What is convection heating & cooling?

Written by reece robbins
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  • Introduction

    What is convection heating & cooling?

    Understanding the science of convection heating and cooling can be an intimidating topic to wrap your head around at first glance. However, when it is broken down into relatively easy to understand chunks, it is a subject anyone can learn.

    Hot air rises because of convection, lifting the balloon. (Hot air balloon image by MAXFX from Fotolia.com)

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    What is Convection?

    Convection heating and cooling is the process by which fluids (which includes gases) move due to an increase or decrease in temperature. Most elements expand and increase in buoyancy when they increase in temperature, rising away from the source of heat where they then cool, contract, become more dense and sink back down.

    Convection causes hot steam to rise into the air until it cools, condenses and sinks back down. (steam image by Dave from Fotolia.com)

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    Why Does Convection Occur?

    Convection is essentially the movement of heat from one area to another. Heat always moves to areas that are less hot. In reality, there is no such things as cold, only the absence of heat. Since heat is really the movement of molecules, you can imagine convection as active molecules bouncing around into other less active molecules which in turn bounce into other molecules until they have used up all of their energy and all of the molecules slow down, returning to a cold, or inactive state.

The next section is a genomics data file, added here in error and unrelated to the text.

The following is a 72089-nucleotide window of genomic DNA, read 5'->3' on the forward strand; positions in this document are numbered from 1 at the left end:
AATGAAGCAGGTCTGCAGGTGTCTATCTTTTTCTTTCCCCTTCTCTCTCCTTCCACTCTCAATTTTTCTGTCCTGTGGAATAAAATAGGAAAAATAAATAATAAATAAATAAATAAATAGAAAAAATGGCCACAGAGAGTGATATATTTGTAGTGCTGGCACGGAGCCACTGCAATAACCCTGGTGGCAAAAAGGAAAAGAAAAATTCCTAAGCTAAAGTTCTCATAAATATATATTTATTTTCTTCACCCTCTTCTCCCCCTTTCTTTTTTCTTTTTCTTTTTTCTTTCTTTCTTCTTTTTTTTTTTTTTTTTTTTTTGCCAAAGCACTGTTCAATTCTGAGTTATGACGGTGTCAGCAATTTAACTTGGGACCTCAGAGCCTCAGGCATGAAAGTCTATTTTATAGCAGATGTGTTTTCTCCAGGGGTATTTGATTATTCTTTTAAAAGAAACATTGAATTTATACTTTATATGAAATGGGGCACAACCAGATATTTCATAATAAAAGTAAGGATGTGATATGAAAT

Ice is water that has very little heat energy. (ice image by Pali A from Fotolia.com)

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    Convection in Weather

    Convection is all around you, all the time. The universe is a dynamic place and things are always in motion due to the gain and loss of heat energy. As the sun heats air, it rises, where it cools and condenses and then sinks back down. This is one of the main causes of wind currents and weather patterns.

    The wind is largely caused by convection. (IN THE WIND image by brelsbil from Fotolia.com)

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    Convection Cooling in Your Home

    Your refrigerator uses convection to keep your food cold. It does this by forcing a gas, either HFC or CFC, through a network of tubes that run in and out of your refrigerator and freezer. This gas is moved by a compressor and as it travels through your fridge it condenses and absorbs any heat that may be present. It then travels outside where it expands and radiates heat away. This is why the back of your fridge is warm and the inside is cool.

    A fridge keeps your food cold through convection. (kuehlschrank image by Stefan Häuselmann from Fotolia.com)

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    Convection Under Your Feet

    You may not be aware of it but convection occurs right beneath your feet every day. The mantle of the Earth, the layer beneath the crust which we live on and the core, is formed of semi-liquid molten rock which moves in great convection currents over millions of years. As the rock is heated by the higher temperature and pressure at the core, it rises up where it eventually cools and sinks back down to repeat the cycle.

    The Earth's mantle is formed of molten rock which moves in convection currents. (pile image by Maxim Vdovichenko from Fotolia.com)

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